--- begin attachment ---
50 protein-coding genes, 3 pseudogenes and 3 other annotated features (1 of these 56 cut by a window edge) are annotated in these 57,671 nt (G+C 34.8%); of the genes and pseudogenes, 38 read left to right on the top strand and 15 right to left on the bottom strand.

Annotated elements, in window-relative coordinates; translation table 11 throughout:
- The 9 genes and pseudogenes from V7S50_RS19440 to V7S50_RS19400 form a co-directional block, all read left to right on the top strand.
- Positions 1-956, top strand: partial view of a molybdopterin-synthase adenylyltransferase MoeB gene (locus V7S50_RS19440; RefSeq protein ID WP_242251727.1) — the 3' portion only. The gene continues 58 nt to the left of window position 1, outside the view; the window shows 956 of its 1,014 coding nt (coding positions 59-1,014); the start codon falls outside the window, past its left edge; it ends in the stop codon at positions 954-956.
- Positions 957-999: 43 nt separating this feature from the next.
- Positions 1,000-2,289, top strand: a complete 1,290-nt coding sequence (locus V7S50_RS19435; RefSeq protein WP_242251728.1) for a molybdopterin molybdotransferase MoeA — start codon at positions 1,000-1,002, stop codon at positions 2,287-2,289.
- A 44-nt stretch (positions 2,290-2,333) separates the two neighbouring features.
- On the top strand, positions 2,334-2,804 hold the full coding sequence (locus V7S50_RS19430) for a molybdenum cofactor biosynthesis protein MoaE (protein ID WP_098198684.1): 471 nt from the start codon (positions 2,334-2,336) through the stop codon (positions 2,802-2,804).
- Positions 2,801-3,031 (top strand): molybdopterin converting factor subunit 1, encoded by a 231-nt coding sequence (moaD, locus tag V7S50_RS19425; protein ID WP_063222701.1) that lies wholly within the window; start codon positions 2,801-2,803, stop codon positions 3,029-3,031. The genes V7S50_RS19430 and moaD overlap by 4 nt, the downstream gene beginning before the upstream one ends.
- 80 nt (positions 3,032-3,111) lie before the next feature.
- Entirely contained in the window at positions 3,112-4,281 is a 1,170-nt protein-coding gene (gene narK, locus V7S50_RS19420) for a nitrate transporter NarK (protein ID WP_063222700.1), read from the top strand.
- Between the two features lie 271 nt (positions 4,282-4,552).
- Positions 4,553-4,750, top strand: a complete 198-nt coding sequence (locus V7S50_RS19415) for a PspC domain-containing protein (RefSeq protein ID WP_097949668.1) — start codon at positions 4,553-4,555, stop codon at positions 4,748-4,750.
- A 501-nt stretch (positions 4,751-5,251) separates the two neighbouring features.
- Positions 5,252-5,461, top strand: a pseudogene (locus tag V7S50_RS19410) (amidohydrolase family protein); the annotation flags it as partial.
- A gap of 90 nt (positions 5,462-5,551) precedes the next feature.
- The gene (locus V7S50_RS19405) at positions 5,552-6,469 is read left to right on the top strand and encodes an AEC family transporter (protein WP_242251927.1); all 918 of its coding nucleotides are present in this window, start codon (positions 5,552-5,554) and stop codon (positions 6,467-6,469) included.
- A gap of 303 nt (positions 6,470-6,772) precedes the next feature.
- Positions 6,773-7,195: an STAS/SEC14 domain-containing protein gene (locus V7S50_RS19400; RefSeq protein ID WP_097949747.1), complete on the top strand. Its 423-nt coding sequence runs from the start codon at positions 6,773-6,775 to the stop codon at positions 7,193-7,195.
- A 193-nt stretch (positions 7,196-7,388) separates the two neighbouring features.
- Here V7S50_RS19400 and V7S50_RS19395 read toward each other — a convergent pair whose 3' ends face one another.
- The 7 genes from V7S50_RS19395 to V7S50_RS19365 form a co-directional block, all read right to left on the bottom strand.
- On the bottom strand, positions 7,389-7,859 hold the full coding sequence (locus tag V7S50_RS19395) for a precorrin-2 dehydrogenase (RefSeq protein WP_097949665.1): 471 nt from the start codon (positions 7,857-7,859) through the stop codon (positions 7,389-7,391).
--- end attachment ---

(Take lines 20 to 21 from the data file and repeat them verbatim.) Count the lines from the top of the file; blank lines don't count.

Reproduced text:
- A 193-nt stretch (positions 7,196-7,388) separates the two neighbouring features.
- Here V7S50_RS19400 and V7S50_RS19395 read toward each other — a convergent pair whose 3' ends face one another.